“The music industry is booming … but its outdated and costly music rights system needs to change.”
Now, I’ve spoken about Blockchains a little bit a few posts back on here.
But, to really emphasise the importance I thought I would dedicate a post about it, too.
Briefly mentioned in Building Your Repertoire: Industry Advice from the Pros a wee while back, where I was first introduced to blockchains by data industry whiz Richard Skidmore, it can seem overwhelming at first. But if you trim down the fat, Blockchains’ use is fairly simple but effective. With the help of industry professionals and pwc (PricewaterhouseCoopers), we discover why they are so important and why we ultimately use them.
The Current System
You’ve heard all the stories. The music industry has a tough reputation. Like snakes in the grass, there are stories abound of musicians who have not received their fair share of royalties, been deliberately underpaid or not received anything at all until years since initial release.
Working deep within collecting royalties on behalf of artists at PPLPRS Ltd – a performing rights collection – for me myself, it seems that the system of collection is often regarded as confusing, outdated and more often than not, incomplete. We do not even know ourselves how it fully works.
Tracking, tracking and more tracking. It seems more time is wasted in evaluating administration through a broken system, rather than celebrating the elaborated work of talented musicians. But with Blockchain, comes change, it seems. Good change.
What is Blockchain?
With Blockchain, it’s all about the links. With its use of a ‘distributed ledger,’ < in layman’s terms > data is shared across an expansive network – between artist, publisher, service provider and finally the artist – and everyone in that network has their own identical copy of it. This way, if someone within the network makes changes within the blockchain, everyone can see the changes made because they’re all plugged in to the same network.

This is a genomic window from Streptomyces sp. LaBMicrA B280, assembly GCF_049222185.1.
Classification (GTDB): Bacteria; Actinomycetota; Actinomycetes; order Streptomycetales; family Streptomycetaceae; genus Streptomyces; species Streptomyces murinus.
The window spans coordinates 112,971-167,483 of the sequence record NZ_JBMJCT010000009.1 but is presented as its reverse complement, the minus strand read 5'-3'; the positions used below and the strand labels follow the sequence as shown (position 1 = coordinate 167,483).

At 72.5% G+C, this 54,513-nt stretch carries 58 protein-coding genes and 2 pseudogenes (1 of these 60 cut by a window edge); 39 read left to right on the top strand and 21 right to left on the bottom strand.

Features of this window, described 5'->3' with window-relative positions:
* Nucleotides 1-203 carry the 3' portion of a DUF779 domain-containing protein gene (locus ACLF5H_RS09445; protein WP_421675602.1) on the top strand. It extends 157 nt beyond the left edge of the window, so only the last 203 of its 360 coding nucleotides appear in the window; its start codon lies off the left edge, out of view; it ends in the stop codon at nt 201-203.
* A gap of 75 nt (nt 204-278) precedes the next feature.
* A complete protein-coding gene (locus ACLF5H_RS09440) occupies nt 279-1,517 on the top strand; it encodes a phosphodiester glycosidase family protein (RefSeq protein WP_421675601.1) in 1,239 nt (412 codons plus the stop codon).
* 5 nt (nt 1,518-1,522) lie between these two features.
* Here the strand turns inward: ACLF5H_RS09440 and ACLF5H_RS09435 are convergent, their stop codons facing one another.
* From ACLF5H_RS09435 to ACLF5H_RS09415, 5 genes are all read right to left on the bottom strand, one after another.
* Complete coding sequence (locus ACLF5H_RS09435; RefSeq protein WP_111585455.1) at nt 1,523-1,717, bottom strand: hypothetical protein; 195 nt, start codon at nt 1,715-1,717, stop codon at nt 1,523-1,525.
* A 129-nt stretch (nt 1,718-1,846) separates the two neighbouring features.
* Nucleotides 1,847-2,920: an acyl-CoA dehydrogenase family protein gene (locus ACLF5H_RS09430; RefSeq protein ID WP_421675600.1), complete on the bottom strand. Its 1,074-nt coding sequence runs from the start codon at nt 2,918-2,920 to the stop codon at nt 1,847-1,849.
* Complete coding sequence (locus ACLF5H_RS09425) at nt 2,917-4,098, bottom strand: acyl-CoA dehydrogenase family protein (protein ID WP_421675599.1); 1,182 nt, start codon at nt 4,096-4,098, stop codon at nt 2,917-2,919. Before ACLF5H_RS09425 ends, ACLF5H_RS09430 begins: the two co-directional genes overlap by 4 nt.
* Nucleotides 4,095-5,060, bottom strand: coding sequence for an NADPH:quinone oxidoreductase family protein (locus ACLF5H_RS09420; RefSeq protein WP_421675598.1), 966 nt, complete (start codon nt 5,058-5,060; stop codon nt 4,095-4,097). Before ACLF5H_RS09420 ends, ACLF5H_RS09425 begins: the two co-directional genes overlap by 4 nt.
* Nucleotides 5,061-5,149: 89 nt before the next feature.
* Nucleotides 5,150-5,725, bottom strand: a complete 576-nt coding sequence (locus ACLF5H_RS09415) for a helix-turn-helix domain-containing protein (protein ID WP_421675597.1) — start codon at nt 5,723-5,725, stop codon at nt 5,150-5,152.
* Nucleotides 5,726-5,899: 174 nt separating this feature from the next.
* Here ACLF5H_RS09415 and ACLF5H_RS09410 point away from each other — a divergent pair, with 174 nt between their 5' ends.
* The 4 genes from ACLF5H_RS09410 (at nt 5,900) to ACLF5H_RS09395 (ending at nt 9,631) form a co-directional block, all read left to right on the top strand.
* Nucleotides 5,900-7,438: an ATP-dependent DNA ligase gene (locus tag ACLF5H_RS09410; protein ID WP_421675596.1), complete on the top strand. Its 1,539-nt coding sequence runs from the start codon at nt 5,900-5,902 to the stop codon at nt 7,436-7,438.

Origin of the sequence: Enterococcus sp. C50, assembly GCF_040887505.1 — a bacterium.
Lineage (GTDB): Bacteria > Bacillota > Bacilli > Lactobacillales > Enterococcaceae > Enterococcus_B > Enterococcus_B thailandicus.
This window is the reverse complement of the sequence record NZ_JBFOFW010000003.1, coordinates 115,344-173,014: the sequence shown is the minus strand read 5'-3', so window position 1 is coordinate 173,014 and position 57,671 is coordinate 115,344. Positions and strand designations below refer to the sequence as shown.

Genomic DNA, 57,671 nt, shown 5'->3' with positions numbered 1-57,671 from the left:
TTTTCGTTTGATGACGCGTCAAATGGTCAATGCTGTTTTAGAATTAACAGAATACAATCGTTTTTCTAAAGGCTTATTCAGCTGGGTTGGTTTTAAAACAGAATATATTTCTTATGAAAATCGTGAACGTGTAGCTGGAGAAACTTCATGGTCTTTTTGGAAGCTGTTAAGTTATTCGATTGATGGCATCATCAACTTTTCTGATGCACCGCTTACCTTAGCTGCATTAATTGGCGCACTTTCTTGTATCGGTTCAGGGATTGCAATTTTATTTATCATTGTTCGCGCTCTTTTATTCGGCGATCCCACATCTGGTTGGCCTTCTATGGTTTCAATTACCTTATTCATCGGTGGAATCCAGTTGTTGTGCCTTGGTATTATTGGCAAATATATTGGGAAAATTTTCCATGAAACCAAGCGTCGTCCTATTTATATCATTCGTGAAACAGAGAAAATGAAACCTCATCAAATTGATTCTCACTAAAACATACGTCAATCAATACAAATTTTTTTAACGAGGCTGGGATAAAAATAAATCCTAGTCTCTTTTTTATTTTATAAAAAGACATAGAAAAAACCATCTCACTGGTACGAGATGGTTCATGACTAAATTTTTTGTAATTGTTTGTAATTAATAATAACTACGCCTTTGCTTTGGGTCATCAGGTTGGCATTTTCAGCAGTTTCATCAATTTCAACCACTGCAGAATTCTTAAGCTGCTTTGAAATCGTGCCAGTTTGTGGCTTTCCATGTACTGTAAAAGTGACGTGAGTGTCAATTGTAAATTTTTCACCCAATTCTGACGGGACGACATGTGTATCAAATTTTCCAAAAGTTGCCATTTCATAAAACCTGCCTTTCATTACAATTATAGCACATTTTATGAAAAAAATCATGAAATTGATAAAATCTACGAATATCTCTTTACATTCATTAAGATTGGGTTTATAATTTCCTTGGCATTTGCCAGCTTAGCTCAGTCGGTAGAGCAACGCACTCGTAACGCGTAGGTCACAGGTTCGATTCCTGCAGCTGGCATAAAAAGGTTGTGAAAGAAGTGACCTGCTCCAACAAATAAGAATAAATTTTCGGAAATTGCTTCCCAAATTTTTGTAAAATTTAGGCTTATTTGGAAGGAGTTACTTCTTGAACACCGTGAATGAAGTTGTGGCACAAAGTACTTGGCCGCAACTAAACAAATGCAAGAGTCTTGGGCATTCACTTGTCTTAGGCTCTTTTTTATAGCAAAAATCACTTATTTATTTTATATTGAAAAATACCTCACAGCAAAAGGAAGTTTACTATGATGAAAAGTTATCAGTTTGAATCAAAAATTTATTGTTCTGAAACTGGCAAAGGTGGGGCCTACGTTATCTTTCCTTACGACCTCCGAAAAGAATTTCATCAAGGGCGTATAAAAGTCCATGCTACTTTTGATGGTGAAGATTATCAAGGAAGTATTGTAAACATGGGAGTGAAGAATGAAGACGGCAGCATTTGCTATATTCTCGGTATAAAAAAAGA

With this immediate interlink with everyone involved in the music process from artist to listener, blockchain has the potential to save the music industry billions by revolutionising the rights and royalties process, ensuring artists, writers, publishers and everyone in the music industry value chain is paid appropriately and fairly. With fairness applied, it not only allows efficiency but avoids a hell of a lot of legal battles over who owns what, too.
For instance in Europe alone, 28 collection societies collect royalties for public performance rights and mechanical recordings in 28 different markets. With this lack of transparency, is it any wonder that it has led to slower and inaccurate royalty payments over the years?
As a result, this continues to promote further disconnection between the owners of music content, the artists themselves, and the end consumer.
As Richard stated, the music industry wishes for that 1 on 1 relationship that Netflix has with its users. It seems the majority of professionals in the music industry believe that it is blockchain to accomplish this type of relationship.
Embracing blockchain across the music industry would simplify the management of rights and royalties with a single version of the truth, regardless of territory and rights ownership specifics – ensuring everyone is paid the right amount in a more timely fashion.pwc: Blockchain: Recording the music industry; 2015-2020
With so much transparency within encrypted details between organisations, Blockchain has the potential to break down the barriers of trust within distinguished organisations. It seems that the myriad between consumer and artist that was once so disparate from one another, can start to come closer to each other, ensuring artists have more protection and control of their own rights from their own work.
As transparent networks become more of a thing with transactions known by everyone within the same network, trust must be assured within the blockchain for it to properly work. Of course, that may be harder to achieve than anything else. With any change, comes resistance. Trust is hard to gain, and just as easy to lose, especially in such a tough, dog-eat-dog trading world like the music industry. So, only time will tell if it really pays off.
If major labels got on board, that would be 80% of the music market covered already. With rights management organisations leading the forefront in establishing this within their own systems, such as PRS For Music, it seems like it really will be the future for the music industry.
For more information on Blockchain you read the official pwc pdf below: https://www.pwc.co.uk/entertainment-media/publications/blockchain-recording-music-industry.pdf
For more information on the importance of data in the music industry, be sure to check this one out: Is the Music Industry Addicted to Data? https://manvmusic.wordpress.com/2020/05/15/is-the-music-industry-addicted-to-data/
Of course, head back to the origins of this post: Building Your Repertoire: Industry Advice from the Pros: https://manvmusic.wordpress.com/2020/06/05/building-your-repertoire-industry-advice-from-the-pros/
As ever, if you wish, head back to where all this started: Nothing But Fiction: The Industry That Must Not Be Named: https://manvmusic.wordpress.com/2019/10/15/nothing-but-fiction-the-industry-that-must-not-be-named/